Whilst animals do share some of the same characteristics as you and I, they are far from being human, so is it wrong to apply such traits to them?  Patricia Ganea,  psychologist at Toronto University, believes anthropomorphism leads to an unrealistic understanding of biological processes (Milman 2016). She adds, “It can also lead to inappropriate behaviors towards wild animals, such as trying to adopt a wild animal as a ‘pet’ or misinterpreting the actions of a wild animal.”

Take for example the story of Tilikum, a killer whale who was kept in captivity at Sea World, Orlando who quickly became a famous amusement at the park. Tilikum had a demanding schedule at Sea World, performing live shows for huge audiences each and every day (Sea World of Hurt 2017). Depsite Sea World trainers claiming they had ‘a close relationship’ with the Orca, being kept in captivity caused stress for the mammal. Over time his frustration built up, leading to aggressive behaviour towards humans. During his time at Sea World Tilikum was responsible for killing 3 trainers (Howard 2017).

This is just one example of how anthropomorphism can have negative consequences. As much as we want to pretend animals are just like humans, there are clear differences in our behaviours. Animals are not equipped to be treated a human and crossing that line, in some circumstances, can be dangerous.

Personally, I believe anthropomorphism itself doesn’t cause negative consequences. It is the way in which one interacts with animals that can cause problems to occur. It’s important to treat animals as animals. Whilst some animals are human-like, ultimately they will never be a human, so we must not treat them like they are.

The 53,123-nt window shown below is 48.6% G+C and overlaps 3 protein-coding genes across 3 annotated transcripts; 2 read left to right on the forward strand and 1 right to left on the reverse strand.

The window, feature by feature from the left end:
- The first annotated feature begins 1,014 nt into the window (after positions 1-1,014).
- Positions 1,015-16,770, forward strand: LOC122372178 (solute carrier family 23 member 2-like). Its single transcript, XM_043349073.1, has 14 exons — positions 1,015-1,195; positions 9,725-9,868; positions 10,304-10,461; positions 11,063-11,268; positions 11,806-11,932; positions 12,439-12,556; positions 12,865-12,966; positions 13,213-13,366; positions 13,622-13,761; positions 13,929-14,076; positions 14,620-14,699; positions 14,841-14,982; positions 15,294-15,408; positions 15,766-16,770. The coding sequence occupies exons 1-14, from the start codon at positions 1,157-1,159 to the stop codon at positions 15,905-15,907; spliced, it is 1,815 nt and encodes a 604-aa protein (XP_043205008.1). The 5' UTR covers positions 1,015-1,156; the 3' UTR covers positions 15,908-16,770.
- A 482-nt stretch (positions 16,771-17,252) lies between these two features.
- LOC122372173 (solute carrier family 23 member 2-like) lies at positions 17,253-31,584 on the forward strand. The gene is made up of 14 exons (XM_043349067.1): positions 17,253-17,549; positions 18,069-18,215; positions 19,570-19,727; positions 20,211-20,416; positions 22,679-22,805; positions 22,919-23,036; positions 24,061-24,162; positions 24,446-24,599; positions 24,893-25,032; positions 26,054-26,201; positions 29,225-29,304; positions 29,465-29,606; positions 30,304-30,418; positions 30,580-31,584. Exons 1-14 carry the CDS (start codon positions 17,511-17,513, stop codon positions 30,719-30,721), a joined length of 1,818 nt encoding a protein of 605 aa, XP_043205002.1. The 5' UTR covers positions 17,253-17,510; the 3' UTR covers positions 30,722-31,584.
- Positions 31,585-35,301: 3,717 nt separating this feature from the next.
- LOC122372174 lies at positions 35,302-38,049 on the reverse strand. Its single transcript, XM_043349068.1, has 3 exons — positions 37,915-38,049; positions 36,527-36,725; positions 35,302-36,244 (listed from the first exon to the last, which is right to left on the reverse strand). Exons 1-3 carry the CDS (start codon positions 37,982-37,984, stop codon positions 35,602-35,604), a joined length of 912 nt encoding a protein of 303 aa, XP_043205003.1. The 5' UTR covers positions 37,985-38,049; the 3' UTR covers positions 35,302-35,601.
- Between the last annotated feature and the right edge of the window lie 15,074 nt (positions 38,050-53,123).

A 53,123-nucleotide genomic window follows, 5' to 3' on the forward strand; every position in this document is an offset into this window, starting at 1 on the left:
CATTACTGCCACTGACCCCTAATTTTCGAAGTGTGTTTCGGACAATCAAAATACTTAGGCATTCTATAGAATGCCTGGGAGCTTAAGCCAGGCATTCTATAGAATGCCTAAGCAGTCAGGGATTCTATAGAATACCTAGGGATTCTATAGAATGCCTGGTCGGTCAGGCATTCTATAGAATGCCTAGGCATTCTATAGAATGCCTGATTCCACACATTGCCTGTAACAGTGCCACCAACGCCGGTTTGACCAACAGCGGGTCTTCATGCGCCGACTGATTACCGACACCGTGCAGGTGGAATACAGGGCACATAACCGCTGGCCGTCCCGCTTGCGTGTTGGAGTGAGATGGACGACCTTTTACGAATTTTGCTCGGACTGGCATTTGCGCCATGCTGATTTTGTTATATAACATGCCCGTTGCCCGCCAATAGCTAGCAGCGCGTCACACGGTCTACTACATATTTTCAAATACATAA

Until next time,


ABC Science 2006, ‘Meerkats teach their young to hunt’, ABC, 14 July, viewed 25 March 2017, <;.

Barras, C 2008, Meerkats attend scorpion hunting kindergarten, New Scientist, viewed 25 March 2017, <;.

Disney-Pixar 2017, Bambi, Disney-Pixar, viewed 25 March 2017, <;.

Duncan Ball N.D, Selby, Ramble, viewed 26 March 2017, <;.

Howard, B 2017, ‘Why Tilikum, SeaWorld’s Killer Orca, Was Infamous’, National Geographic, 6 January, viewed 27 March 2017, <;.

Milman, O 2016, ‘Anthropomorphism: how much humans and animals share is still contested’, The Guardian, 16 January, viewed 26 March 2017, <;.

National Geographic 2006, ‘Meerkats Teach Pups How to Eat Risky Food, Study Says’, National Geographic, 6 July, viewed 25 March 2017, <;.

Nauert, R 2015, ‘Why do we anthropomorphize?’ Psych Central, 6 October, viewed 26 March 2017, <; 2005, Animals and Humans Experience the Same Emotions, Science X Network, viewed 27 March 2017, <;.

Sea World of Hurt 2017, Over 30 Years and Three Deaths: Tilikum’s Tragic Story, PETA, viewed 27 March 2017, <;.

Serpell, J A 2002, ‘Anthropomorphism and anthropomorphic selection beyond the “cute response”’, Society and Amimals: Journal of Human-Animal Studies, vol. 10, no. 4, pp. 83-100.